Ashley D’Antonio is an Associate Professor of Nature-Based Recreation Management. She does research focused on recreation ecology and outdoor recreation management, and teaches undergraduate courses on similar topics. This summer, she continued work on an ongoing research project just outside Falls City, Oregon on land managed by the Oregon Department of Forestry (ODF) called Black Rock Mountain Biking Area.

Describe an average day
Most days we would pick up our field gear at Richardson Hall around 9 am and then drive out to the trailhead (about 50 minutes away). On a typical day, we’d do one of two types of data collection. Some days we head into the trail system to download data from automatic trail counters that we’ve installed throughout the mountain biking trail system. These automatic counters estimate how many people are using the trails. We also are conducting visitor surveys as people wrap up their visit – these surveys help us understand who is using Black Rock Mountain Biking Area, why they are using the area, and what changes they may like to see to the area. When doing surveys, we spend quite a bit of time waiting at the trailhead for folks to finish mountain biking, it can get really busy, but it’s also good to have a book to read during downtime between visitors.

Describe a non-average day
Part of this project is also to help ODF think about how they might monitor recreation use at other recreation sites they manage. So, I did have one non-average day when our fieldwork was a guided tour of the Tillamook State Forest. We were able to see the varied types of recreation offered by ODF including OHV use, hiking trails, and campgrounds. It was great to meet with ODF managers and spend time with my project collaborators from the University of Washington in the field.       

Describe your field crew/other entities you worked with
This project would not be possible without the amazing field crew of students that have been helping! Skyler Cristelli, a Natural Resources student in the College of Forestry, has been leading the fieldwork on this project. Last winter and spring terms, Opal Christian – a recent TRAL grad – helped Skye will all of the data collection until she graduated. And then this summer, a new Masters of Natural Resources student, Jon Anderegg, joined the project. We’re out there working at least 4 days a month for an entire year, so student help has been essential. We are also collaborating with Spencer Wood and Sama Winder at the University of Washington’s Outdoor Recreation and Data Lab. They are using remote methods (social media and a chatbot) to monitor use at Black Rock Mountain Biking Area and we’ll be comparing our data to see which approaches will be best for ODF broadly.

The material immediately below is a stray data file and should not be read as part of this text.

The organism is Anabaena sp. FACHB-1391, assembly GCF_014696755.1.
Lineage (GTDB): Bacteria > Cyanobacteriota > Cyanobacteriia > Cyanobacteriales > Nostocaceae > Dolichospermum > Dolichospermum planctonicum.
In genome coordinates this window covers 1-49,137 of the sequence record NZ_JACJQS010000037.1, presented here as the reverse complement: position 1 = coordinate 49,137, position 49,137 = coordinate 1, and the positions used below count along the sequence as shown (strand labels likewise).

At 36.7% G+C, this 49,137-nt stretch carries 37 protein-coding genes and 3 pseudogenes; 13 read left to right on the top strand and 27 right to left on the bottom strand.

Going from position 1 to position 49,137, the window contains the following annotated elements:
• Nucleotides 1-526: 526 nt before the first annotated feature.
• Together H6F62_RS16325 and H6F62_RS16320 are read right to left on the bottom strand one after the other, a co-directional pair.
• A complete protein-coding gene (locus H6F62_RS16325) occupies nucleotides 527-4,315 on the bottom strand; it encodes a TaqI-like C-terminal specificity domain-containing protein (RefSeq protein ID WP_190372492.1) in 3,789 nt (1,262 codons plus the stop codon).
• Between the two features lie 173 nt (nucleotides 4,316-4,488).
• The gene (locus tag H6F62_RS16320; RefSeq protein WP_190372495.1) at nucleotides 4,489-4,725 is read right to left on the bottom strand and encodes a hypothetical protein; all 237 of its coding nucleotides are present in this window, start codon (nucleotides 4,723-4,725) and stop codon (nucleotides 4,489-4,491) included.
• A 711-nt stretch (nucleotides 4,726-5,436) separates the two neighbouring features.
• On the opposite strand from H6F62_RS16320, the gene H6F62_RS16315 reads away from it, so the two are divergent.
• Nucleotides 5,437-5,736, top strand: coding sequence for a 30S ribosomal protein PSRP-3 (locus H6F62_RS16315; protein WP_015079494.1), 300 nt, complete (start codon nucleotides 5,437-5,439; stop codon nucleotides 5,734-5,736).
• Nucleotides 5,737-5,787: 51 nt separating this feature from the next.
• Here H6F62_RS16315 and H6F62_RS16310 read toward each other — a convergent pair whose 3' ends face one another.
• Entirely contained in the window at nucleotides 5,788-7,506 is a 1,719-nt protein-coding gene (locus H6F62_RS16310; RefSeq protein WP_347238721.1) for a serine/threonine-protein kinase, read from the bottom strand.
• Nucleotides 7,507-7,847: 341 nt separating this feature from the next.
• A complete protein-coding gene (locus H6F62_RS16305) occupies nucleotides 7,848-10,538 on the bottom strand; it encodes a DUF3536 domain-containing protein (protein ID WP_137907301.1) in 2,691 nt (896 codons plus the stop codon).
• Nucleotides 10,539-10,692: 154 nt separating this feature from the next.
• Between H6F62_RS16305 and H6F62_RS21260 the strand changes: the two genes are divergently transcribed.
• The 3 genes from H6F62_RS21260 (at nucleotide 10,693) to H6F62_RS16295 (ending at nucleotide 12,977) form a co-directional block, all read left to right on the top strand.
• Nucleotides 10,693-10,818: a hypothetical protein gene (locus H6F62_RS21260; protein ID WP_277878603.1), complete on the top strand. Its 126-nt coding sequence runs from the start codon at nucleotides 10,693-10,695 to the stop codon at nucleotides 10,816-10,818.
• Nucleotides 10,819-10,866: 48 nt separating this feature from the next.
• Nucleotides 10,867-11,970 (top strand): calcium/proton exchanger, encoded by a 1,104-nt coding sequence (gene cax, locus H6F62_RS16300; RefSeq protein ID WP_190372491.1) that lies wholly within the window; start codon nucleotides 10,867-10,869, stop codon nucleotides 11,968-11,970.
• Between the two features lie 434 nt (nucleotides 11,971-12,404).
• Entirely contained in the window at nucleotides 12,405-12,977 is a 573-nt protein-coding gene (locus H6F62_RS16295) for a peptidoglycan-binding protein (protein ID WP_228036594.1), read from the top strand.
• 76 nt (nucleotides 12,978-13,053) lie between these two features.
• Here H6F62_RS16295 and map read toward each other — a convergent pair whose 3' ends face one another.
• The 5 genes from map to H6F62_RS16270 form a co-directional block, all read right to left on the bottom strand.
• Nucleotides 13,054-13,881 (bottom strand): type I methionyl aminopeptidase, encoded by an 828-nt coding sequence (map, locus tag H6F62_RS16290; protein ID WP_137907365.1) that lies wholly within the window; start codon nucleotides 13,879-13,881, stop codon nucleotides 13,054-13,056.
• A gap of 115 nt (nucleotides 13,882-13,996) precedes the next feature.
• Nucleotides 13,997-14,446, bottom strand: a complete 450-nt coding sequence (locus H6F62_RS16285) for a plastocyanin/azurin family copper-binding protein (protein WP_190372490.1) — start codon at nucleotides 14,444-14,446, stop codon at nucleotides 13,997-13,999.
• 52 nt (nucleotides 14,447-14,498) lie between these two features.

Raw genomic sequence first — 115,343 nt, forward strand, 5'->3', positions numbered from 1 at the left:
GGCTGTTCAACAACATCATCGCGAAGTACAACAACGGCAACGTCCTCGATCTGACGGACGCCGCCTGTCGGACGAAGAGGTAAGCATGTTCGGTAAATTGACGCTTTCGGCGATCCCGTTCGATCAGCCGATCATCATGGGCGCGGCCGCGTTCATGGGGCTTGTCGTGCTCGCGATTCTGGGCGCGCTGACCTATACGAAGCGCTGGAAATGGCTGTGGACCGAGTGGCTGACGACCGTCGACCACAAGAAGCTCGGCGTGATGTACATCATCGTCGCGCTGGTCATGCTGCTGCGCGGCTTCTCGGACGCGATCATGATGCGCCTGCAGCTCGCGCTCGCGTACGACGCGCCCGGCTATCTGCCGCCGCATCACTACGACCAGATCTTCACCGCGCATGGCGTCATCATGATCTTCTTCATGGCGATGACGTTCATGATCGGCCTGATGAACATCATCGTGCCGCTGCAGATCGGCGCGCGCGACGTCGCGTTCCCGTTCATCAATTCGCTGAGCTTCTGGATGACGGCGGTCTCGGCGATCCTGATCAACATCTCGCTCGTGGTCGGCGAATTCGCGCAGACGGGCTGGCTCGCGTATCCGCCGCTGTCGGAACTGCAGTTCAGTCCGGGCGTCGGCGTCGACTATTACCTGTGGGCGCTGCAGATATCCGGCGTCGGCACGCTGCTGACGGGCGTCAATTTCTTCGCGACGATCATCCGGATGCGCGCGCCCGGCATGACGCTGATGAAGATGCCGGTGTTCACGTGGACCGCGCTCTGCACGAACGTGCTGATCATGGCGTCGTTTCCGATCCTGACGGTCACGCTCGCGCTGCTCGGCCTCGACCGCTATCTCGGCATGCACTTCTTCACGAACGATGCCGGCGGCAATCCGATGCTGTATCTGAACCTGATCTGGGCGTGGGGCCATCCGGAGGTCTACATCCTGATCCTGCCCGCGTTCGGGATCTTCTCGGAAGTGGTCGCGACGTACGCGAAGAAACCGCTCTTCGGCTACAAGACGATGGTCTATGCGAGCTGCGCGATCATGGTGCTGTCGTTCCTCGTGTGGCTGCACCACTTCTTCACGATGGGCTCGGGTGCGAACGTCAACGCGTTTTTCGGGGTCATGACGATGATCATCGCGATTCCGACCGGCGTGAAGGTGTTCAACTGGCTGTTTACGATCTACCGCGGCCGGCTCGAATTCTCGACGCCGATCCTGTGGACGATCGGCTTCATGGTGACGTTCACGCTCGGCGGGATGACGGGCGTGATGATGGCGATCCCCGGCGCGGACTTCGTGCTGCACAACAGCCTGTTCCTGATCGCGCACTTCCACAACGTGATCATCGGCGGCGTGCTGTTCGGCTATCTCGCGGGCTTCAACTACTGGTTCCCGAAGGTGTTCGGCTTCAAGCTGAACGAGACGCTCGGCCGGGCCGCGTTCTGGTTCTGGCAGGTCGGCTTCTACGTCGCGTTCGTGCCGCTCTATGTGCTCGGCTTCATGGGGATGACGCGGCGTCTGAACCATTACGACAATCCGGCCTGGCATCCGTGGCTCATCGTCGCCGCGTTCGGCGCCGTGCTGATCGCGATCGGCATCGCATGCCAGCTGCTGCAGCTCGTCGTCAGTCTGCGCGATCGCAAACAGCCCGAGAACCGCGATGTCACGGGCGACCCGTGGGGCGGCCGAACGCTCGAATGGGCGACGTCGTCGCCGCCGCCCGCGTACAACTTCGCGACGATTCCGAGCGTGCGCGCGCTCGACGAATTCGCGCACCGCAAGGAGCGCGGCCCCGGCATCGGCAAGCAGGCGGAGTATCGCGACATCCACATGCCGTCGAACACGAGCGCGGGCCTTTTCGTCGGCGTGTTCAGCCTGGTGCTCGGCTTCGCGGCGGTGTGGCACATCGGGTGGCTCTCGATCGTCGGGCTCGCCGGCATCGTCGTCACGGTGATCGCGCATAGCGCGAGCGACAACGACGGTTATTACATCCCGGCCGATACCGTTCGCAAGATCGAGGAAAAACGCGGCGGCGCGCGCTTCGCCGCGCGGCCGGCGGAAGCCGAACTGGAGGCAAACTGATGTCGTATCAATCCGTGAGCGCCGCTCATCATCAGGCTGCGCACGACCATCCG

What happens now with this research?
We’re still collecting data on this project for a few more months. After that, we’ll be collaborating with the University of Washington to write-up a project report for ODF. We hope the work helps them to better understand and manage use at Black Rock Mountain Biking Area. And also, the overall project will help inform ODF about approaches for monitoring recreation use at other recreation destinations that they manage.

Anything else you want us to know?
I don’t mountain bike (I am too risk adverse, ha!), but Black Rock Mountain Biking Area is an amazing location! The folks that ride there are so nice and friendly, and the trail system is pretty unique. I’ve had some of my most positive experience surveying folks about outdoor recreation at this site this past summer.

What I did this summer is a profile series of students, faculty and staff in the College of Forestry. Did you have a great job, vacation, or field research experience? Contact CoFThisWeek@oregonstate.edu and we will be in touch!

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